A new round of upcoming expiring 3D print patents is on the forefront. We are excited about what this means for the advancement of desktop 3D printing in terms of metal and laser sintering processes. Also breaking down what types of royalties to expect as inventors of any type of patent.
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Expiring 3D Print Patents
I am an intellectual property guy and I do love patents, and these upcoming expiring 3D print patents have caught my eye in particular. I don’t think patents are the be all and end all, but patents have been a natural thing that happened in our career. I started inventing things even though I am a designer going all the way back to when I was in high school. Patents interest me a great deal. It is a big deal here in the 3D print world because technology is advancing – we got desktops. When the old technology patents expired, it started to put in the 3D print development and it started to accelerate. The intent and mentality of a lot of the companies like Stratsys and 3D Systems that invented the earlier technologies or bought these technologies and developed them, they were trying to keep them in the commercial world. They knew it was hard to bring into the consumer world. They wanted to make as much money as they could.
But then a round of expiring 3D print patents occurred and the RepRap movement started and all sorts of things happened to bring about what we all know now as the desktop 3D printing industry that started in 2009. That is great, but there is news that there is another fundamental patent in the different area of added manufacturing that is going to expire in 2016. There are three expiring 3D print patents on the way. The first of the expiring 3D print patents is laser melting, which is used for metal 3D printing. Metal 3D printing is very real, and we interviewed a couple of companies that do it on the podcast in the last 9 months. We had some parts that were 3D metal printed, and it is very cool. I love what it does in the aerospace industry. It has real practical applications. It is not the cheapest, but it is cheap in aerospace. For your average person, metal 3D printing is very expensive. There are some companies where you can buy the extra space in a batch that is going to go and get a deal.
It is a really cool idea. At least, they are making cost come down in that sense. I think, when cost comes down in metal 3D printing, we are going to see a whole new set of products that we have never been to do before thanks to these expiring 3D print patents. We will achieve a whole new set of prototypes that we have not achieved before and make them cost effective, and do some small run manufacturing. It is a great opening for a lot of product and industrial designers.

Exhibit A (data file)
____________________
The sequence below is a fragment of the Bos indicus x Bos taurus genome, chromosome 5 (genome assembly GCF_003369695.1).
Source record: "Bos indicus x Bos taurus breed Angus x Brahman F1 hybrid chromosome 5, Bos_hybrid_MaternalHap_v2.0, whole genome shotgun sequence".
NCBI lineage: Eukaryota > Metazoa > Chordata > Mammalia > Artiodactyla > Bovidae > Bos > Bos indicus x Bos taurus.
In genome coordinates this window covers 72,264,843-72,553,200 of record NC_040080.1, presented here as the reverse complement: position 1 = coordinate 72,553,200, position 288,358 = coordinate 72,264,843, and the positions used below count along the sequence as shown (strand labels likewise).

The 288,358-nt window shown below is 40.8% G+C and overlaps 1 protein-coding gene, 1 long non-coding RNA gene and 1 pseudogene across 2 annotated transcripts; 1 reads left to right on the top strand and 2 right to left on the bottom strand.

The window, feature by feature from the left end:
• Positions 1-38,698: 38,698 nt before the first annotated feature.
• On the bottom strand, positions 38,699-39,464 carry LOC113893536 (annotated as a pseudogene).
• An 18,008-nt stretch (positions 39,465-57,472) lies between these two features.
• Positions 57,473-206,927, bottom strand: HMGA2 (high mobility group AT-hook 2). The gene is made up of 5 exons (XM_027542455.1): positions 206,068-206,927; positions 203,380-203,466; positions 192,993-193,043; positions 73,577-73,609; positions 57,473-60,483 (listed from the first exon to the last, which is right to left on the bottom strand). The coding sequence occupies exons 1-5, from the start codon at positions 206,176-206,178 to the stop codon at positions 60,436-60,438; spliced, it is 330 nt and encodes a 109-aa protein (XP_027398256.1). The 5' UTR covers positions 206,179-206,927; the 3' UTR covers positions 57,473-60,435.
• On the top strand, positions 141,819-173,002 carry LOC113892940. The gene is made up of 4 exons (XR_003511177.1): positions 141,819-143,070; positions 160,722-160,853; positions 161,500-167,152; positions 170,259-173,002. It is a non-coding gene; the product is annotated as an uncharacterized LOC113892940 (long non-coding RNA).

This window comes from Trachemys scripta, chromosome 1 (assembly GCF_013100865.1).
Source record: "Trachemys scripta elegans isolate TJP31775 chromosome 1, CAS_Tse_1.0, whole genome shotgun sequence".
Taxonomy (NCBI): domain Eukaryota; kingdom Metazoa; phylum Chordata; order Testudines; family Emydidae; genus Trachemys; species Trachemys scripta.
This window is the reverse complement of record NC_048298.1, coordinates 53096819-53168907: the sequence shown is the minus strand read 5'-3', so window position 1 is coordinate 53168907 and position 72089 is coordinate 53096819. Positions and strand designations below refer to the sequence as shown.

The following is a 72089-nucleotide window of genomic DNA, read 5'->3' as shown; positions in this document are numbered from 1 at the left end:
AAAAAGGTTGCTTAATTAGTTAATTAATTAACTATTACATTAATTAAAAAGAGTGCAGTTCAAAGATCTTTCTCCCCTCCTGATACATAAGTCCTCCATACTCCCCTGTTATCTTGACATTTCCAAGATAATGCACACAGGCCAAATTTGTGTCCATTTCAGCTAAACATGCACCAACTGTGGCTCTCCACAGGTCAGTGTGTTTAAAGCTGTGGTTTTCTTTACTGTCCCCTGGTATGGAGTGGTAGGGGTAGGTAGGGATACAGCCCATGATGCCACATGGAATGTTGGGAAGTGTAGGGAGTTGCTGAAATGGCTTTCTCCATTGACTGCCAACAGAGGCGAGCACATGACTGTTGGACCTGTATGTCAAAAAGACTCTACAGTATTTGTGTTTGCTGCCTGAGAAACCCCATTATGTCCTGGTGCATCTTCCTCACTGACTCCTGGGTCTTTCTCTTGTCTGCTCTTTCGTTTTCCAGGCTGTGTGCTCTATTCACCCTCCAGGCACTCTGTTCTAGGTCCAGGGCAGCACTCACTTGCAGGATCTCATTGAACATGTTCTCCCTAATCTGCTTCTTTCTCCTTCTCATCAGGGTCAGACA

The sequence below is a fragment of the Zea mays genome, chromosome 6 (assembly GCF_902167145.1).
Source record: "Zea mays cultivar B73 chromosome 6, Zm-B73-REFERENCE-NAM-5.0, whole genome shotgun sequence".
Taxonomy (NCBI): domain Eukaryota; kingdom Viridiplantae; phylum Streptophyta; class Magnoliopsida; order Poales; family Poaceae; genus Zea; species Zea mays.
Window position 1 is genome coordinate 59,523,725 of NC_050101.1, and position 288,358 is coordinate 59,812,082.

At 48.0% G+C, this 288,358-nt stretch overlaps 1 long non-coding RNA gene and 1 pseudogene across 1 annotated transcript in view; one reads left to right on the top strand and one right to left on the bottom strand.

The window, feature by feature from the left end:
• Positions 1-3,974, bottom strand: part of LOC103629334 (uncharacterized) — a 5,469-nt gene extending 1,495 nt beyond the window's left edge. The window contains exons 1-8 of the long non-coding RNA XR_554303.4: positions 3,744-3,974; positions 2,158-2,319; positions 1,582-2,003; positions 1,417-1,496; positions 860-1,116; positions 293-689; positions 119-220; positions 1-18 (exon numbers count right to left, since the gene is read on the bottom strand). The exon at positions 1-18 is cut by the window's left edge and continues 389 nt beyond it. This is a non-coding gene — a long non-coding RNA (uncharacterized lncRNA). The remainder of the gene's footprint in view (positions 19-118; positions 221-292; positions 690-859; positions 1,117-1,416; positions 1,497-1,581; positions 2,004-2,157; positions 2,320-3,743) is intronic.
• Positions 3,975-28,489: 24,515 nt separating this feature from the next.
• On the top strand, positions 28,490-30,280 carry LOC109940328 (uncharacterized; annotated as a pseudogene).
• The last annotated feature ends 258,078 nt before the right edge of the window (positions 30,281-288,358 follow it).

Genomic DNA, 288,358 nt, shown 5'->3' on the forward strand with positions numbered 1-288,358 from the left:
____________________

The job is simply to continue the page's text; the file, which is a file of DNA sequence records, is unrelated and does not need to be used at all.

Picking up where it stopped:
I hope a company out there goes and takes the opportunity to produce a lower cost in a garage level of 3D metal printing due to these expiring 3D print patents. That opens a ton more possibilities of material and what makers can achieve. I see this thing to be a very artistic player. There are lots of jewelry designers wanting this. There is a big market for this within the group. I think the idea of making smaller manufacturing even at an industrial service bureau, if the costs are coming down in the machines, that will serve us well in terms of doing small runs of utensils or things like that that we have talked about doing before.
In this case, we are talking about expiring 3D print patents and new ones coming in, the industry that we have today is a really good model. I don’t always necessarily believe this, but in this case, I do. It is a good model and a good predictor of what is to come with these expiring 3D print patents. The entire desktop 3D printing industry latched on to technology that became available when patents expired. It will continue to grow and get more affordable as these newer patents expire. It is true that the companies that file for these patents and the inventors that involved in filing these patents are going to expire have go on far beyond the original patents today and made more improvements and advancement than the claims that are filed there.
They will still have an advantage because they have lots of experience doing this and they helped to get it to where it is today. There is going to be a flood of other people that jump in, experiment, and learn. There are going to be new companies created and new company divisions to go on and do metal laser sintering and other kinds of processes even with plastics. It is going to be a wonderful thing for the industry. It is going to grow again. It is going to be this explosion of technology that is going to come out in the next two to three years.